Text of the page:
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Me and the Fleeting Glimpse


by Darryl Price


 

 

I worry about my garden. I know there are

larger concerns lurking in the stale shadows than my limp

flowers, things more pressing to the meeting of minds

than thick lush leaves, but this is my own green way of

giving the world its roots, or at least a sense of

rootedness. If I could plant a redwood or a

whole mountain I would certainly do it yes yes yes I would just for

 

you. The wild world creates its fields and that's just fine with

me, and I have these little yellow flowers to

enjoy today-- I bought from China-- that I'm trying

to keep alive in the world today standing right up here in the window

before me. I don't know exactly where this hope always

springs from. Still I believe in its simple enough

elegant purpose—to be. That's what I like so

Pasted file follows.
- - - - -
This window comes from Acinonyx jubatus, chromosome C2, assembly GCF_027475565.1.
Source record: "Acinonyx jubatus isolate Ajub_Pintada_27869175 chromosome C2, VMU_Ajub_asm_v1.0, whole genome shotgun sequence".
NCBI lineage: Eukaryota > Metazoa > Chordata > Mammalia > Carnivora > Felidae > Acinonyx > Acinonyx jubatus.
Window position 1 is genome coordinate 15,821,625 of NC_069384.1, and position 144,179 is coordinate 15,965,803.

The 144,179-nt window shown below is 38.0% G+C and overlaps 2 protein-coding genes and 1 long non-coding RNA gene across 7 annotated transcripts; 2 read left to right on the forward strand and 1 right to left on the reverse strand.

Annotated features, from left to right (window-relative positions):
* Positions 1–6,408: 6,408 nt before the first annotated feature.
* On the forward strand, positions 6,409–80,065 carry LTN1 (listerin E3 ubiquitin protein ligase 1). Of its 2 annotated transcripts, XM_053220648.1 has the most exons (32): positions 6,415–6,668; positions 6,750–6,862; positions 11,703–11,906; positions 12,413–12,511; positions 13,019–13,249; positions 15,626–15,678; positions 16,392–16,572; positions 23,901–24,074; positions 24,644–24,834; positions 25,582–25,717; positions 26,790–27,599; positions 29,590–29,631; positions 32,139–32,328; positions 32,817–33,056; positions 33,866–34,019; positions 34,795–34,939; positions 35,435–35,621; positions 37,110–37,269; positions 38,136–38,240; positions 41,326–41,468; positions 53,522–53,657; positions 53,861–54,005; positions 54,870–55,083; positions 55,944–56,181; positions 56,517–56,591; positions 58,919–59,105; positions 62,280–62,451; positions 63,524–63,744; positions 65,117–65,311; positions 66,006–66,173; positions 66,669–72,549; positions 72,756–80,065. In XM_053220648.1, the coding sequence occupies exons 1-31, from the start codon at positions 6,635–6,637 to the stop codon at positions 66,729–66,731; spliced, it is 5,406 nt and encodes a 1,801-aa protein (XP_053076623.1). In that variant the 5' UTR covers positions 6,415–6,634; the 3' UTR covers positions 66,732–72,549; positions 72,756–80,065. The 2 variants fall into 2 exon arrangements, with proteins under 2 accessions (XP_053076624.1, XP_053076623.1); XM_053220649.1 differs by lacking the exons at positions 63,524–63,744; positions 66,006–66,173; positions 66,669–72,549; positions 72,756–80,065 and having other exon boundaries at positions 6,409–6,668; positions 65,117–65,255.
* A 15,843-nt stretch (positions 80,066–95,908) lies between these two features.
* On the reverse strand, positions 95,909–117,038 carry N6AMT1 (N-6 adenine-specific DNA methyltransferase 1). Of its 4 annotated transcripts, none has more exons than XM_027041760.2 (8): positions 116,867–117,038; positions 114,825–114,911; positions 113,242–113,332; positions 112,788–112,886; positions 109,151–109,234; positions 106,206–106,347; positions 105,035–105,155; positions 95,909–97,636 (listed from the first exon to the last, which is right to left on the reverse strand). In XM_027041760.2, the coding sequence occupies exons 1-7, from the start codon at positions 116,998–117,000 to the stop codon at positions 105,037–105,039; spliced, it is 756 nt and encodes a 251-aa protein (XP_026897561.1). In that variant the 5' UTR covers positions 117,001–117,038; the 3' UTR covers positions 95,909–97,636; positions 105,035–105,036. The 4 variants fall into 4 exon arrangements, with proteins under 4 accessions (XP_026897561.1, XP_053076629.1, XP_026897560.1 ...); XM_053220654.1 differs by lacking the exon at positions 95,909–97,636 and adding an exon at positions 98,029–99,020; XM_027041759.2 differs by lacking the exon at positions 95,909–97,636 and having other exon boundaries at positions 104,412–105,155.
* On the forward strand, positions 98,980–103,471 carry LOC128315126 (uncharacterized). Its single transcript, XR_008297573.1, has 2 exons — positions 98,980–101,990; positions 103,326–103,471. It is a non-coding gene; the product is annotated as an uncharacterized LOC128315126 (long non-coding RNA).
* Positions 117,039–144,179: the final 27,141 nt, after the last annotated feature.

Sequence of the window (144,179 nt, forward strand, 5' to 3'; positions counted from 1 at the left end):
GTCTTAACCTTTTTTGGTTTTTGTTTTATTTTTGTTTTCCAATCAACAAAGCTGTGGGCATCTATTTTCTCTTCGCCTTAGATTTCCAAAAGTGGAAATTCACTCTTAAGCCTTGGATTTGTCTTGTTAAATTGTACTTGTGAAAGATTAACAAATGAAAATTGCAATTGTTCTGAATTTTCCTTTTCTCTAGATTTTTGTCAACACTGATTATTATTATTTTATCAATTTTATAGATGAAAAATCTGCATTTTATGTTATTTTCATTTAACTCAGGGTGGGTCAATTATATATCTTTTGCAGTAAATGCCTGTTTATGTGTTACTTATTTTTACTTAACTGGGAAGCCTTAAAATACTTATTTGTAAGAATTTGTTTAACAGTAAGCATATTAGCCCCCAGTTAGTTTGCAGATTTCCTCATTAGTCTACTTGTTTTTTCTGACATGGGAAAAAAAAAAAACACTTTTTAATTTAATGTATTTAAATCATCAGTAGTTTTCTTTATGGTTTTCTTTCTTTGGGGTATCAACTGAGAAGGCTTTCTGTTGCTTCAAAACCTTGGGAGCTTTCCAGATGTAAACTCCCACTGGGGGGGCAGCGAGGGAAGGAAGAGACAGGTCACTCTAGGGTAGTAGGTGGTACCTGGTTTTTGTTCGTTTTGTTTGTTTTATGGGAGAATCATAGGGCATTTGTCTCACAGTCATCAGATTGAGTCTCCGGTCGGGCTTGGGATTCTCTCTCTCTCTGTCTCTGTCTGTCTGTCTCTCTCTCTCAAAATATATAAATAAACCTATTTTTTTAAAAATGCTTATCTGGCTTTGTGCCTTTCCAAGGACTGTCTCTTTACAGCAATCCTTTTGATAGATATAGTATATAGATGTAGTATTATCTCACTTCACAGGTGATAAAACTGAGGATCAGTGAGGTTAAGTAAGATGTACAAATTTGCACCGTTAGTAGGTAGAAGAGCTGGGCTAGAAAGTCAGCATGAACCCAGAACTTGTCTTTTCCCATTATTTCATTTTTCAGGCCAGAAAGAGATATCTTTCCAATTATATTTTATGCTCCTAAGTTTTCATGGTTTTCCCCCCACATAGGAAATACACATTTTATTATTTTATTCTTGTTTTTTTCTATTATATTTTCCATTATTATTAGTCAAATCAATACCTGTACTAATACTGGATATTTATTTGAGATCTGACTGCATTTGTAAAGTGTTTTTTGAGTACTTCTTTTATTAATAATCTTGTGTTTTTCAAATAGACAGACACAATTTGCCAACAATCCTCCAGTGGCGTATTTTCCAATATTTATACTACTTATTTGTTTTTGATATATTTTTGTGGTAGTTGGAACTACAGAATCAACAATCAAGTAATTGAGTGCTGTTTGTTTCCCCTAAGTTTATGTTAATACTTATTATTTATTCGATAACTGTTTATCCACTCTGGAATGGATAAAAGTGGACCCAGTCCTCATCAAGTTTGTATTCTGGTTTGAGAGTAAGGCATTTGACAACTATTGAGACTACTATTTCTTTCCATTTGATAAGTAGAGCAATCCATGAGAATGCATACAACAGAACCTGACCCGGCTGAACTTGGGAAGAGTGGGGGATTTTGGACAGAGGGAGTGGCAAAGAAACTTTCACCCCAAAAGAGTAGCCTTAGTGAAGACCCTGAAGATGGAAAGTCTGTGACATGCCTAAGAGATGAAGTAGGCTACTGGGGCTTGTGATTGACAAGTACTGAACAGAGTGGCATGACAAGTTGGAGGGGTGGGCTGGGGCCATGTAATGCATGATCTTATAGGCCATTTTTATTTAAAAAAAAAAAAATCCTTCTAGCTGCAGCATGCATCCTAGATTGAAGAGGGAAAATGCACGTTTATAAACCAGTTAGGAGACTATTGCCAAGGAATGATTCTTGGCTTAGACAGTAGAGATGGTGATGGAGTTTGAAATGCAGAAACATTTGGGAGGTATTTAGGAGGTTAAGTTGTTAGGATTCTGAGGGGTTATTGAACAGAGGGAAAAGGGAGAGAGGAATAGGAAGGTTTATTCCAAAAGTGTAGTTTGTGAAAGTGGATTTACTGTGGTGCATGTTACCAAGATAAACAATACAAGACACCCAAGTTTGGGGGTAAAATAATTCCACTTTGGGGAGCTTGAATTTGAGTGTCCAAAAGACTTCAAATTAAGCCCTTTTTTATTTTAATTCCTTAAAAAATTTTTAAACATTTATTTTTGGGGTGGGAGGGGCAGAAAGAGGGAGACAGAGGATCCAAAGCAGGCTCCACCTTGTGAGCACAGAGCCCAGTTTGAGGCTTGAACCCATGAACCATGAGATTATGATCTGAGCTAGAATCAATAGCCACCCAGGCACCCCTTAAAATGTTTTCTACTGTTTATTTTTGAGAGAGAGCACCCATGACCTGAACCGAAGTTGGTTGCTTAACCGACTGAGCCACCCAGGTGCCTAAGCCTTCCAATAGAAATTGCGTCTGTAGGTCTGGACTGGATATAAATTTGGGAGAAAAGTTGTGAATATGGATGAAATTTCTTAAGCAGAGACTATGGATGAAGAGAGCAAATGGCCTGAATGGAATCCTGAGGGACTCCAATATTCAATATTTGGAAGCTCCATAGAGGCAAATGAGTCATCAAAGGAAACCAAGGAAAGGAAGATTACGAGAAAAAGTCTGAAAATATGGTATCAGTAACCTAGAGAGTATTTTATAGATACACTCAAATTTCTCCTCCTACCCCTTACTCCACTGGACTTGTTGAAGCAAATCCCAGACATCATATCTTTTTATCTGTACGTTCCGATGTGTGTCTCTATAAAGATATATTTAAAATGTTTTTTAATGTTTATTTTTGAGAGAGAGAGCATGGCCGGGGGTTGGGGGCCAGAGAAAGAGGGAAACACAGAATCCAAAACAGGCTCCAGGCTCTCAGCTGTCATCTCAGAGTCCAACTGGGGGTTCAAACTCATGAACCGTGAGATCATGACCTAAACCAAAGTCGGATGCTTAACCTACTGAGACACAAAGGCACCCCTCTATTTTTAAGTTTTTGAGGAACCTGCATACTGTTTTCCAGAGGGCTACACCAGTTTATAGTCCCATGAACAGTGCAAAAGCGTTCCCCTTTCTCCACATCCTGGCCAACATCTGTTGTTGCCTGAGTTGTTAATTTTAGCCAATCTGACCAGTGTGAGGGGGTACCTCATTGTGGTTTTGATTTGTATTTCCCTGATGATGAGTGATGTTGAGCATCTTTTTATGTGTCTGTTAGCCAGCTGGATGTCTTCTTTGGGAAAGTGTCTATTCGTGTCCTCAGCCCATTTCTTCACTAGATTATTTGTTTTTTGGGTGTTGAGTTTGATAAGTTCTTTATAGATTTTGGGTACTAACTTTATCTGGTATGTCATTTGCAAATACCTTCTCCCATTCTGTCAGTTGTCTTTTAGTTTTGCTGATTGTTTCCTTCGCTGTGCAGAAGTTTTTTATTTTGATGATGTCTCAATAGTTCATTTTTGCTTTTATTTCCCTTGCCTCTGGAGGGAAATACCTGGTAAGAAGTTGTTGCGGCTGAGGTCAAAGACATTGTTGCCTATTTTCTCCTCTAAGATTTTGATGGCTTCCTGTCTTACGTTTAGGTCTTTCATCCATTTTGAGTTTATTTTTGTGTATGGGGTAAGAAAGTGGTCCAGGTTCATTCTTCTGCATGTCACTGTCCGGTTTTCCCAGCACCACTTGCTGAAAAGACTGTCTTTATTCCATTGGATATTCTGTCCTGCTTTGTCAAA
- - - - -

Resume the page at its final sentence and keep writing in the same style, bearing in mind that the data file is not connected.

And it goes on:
much about poems. There're many varieties

 

and they'll grow just about anywhere—you never

know where you'll find them next—or what they might do to

you if you eat one or more. Well could be nothing.

Maybe something. Maybe that's up to you. It's not

so much to go on I suppose. I'm growing these

tiny yellow flowers, not for world domination,

not to get your rapt attention, not to

bomb you, not to take away your land, not to fool

 

you in any way, not to rob you, not to trip

you over a cliff, and they are so very sweet

to look at with their softer than air petals and

I hope somehow this makes a difference in the

way we go about our lives. It already has

for at least me. I've made the choice to give you some of my

flowers inside these cupped words today. I hope you'll accept

them and also enjoy their presence in your own homes now.

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